There’s no better first post topic for our new blog, perhaps, than one highlighting the most commonly removed snake species in the city. They’re also one of the most iconic animals in the American West: The Western Diamondback Rattlesnake.
The Western Diamondback Rattlesnake is, as far as rattlesnakes go, a generalist. It can live in a wide variety of habitat and climates. In Arizona, this means any area where the city borders native Sonoran Desert habitat is also likely a resource for the Western Diamondback. Especially in areas North of the 101 in Scottsdale and Phoenix, where landscaping is a mix of native desert features and plants, rattlesnakes make their home.
We’ve relocated Western Diamondbacks from almost everywhere in the city at one time or another. Some of them, like those that show up in the center of the city, get there by hitchhiking in vehicles or landscaping materials. Some are intentionally captured and brought there by people that think that a rattlesnake would be a great pet, and released once they realize how wrong they were! For the most part, Western Diamondback Rattlesnakes are limited to areas that come into direct contact with native desert.
How big does the Western Diamondback Rattlesnake get?
In the Phoenix area, a very large Western Diamondback Rattlesnake is about 4 feet long, with most reaching a slightly smaller adult size in the 3.5′ range. While some individuals may get into the 5′ range, it is very rare. In fact, in over a thousand rattlesnakes captured and relocated by Rattlesnake Solutions over the years, only one even got close, at an estimated 4’10”. It does happen, but to say “diamondbacks get 5′ long” is a lot like saying “an adult human is 7′ tall. It happens, but it’s not common, and generally not useful when discussing size. Things especially fall apart when a person claiming to see a 6′ diamondback also claims to see them often.
What is most likely, is that people just aren’t as great at estimating size of objects as we like to believe we are, combined with just how bad our memories actually are with remembering the details. If you want to do a simple experiment, get a 4′ (or so) stretch of rope or hose, and coil it in the bushes in the backyard. Ask someone to come out, without telling them why, and tell them to give you the size from 10′ away. If you get any answer that isn’t “how am I supposed to know, I’m not a tape measure!”, it likely won’t be anywhere near the actual size.
While there are some reports of Western Diamondback Rattlesnakes getting very large (over 7′ long), this is very rare, and even more rare here in Arizona. Diamondbacks found in the Eastern part of their range in Texas tend to get larger, in-part due to having larger prey to eat, and more of it. There are also genetic differences between these populations, with Diamondbacks East of the continental divide area (about the Arizona/New Mexico border) that may make our Western, Western Diamondbacks end up on the small end. Even more confusingly, there is a completely different species, called an Eastern Diamondback Rattlesnake, that does not live in Arizona at all, and gets larger than any other species of rattlesnake. All of this can cause some confusion when someone says, “hey, I saw a 6 foot diamondback!”, and tries to do some fact-checking on Google.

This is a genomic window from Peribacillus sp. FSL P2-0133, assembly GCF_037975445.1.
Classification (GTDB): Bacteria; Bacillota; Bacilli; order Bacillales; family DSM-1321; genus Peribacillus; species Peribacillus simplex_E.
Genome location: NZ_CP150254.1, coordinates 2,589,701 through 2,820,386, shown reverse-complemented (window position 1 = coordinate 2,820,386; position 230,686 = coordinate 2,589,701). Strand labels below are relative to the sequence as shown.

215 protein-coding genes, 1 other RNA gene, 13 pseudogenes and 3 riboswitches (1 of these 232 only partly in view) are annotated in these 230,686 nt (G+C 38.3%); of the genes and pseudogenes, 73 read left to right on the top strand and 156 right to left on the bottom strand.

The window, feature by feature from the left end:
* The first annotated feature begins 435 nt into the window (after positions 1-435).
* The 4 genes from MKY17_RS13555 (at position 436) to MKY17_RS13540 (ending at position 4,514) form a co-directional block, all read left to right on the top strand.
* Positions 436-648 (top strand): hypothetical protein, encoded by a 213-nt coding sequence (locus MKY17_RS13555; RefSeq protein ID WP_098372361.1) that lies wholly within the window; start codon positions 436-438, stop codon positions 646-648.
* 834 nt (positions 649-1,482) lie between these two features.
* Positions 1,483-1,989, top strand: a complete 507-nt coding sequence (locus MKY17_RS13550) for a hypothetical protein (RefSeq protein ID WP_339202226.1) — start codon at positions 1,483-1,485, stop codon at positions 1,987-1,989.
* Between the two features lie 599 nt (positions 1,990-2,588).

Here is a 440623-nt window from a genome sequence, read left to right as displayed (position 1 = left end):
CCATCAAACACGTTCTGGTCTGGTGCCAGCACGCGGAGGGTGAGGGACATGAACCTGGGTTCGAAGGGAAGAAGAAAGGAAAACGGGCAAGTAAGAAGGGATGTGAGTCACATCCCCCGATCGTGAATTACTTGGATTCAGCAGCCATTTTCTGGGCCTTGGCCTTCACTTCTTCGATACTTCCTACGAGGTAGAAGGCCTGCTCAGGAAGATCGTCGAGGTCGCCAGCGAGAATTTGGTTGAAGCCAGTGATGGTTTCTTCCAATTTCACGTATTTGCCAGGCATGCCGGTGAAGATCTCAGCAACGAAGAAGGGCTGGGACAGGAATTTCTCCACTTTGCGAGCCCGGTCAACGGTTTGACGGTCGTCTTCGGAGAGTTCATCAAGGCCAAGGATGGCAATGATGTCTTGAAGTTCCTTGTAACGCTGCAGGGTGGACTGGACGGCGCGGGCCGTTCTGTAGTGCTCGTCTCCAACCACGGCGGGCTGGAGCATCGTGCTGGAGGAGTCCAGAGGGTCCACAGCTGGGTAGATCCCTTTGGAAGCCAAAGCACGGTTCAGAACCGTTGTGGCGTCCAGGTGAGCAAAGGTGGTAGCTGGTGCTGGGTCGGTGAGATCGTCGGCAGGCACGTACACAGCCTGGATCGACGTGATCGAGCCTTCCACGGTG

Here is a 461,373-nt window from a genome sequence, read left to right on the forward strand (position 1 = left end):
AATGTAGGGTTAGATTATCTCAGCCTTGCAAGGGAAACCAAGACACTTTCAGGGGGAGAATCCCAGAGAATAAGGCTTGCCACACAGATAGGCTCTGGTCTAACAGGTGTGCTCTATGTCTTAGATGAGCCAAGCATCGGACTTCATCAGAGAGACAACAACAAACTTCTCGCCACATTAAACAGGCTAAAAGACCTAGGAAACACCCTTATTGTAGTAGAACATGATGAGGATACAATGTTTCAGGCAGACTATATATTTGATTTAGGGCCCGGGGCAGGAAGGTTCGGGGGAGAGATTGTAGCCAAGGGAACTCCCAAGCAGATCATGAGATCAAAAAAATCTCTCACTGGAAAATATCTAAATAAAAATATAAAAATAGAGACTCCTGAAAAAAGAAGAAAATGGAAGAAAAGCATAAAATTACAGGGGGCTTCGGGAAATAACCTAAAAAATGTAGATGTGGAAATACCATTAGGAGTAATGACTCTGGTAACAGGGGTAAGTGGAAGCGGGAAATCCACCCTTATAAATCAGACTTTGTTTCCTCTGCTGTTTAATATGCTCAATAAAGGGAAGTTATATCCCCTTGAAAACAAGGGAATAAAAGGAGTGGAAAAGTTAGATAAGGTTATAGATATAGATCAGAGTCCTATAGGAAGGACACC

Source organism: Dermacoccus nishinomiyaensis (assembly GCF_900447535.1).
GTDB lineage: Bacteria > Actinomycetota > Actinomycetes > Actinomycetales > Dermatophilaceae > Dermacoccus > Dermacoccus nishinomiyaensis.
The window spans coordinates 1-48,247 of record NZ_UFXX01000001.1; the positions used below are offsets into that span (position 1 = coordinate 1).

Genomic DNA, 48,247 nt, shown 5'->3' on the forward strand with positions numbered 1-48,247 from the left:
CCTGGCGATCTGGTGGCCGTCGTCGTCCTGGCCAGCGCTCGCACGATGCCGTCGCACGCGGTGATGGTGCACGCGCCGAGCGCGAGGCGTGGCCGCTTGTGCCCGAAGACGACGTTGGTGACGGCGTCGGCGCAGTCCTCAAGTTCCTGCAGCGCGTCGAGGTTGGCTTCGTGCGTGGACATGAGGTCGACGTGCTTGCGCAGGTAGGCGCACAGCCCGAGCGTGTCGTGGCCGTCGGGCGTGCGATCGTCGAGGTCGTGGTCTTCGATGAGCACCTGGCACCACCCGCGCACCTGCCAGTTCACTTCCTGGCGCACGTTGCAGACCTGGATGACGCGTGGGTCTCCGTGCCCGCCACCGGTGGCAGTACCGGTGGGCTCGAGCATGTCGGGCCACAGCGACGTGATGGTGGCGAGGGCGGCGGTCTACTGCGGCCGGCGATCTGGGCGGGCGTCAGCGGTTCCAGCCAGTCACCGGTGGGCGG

What part of the City has the most Western Diamondback Rattlesnakes?
Scottsdale 🙂 That’s an easy one. By looking at our relocation data over the years, the corridor above the 101, West to about the 51, has the highest rate of rattlesnake encounters. This isn’t just because of location – it’s more about what is there. Mostly new-ish developments, continued development, and natural landscaping contribute to wildlife encounters here. This doesn’t mean that if you live in North Scottsdale, you’re destined to meet a rattlesnake. … If your yard is within about a block of native desert habitat, however, it’s likely.
Further into the city, your odds of running into a diamondback are much lower. Even on mountains where other species of rattlesnake are fairly common, like Camelback Mountain or Mummy Mountain, diamondbacks have more or less been killed off by surrounding traffic and development.
“I’ve seen Western Diamondbacks … are those different than coontail rattlesnakes?”
This is a question we get from time to time, and no, they are the same species. Western Diamondbacks have a characteristic black and white banded tail just before the rattle. This can be used to identify them, and tell the difference between them and other species of rattlesnake.
Western Diamondback Rattlesnakes are also a great example of some of the confusion that comes from common names given to animals. It seems that almost every place in the Western United States has something that the locals will call a “diamondback”, though in reality there is only one Western Diamondback, Crotalus atrox, which lives in the Southern half of Arizona, Southeastern California, and East into Oklahoma and Arkansas. In much of Utah, Idaho, and Wyoming, locals may refer to the local “diamondbacks”, but the rattlesnakes that live there are actually Prairie Rattlesnakes or Great Basin Rattlesnakes.
They are also often mistaken for Mojave Rattlesnakes. Usually the mistaken identity is given to the diamondback, due to the Mojave’s more famous reputation for being overly ‘aggressive’.
Here are more photos of wild diamondbacks! For as common as they are, I never tire of seeing them. If you’ve seen any, tell us about it in the comments.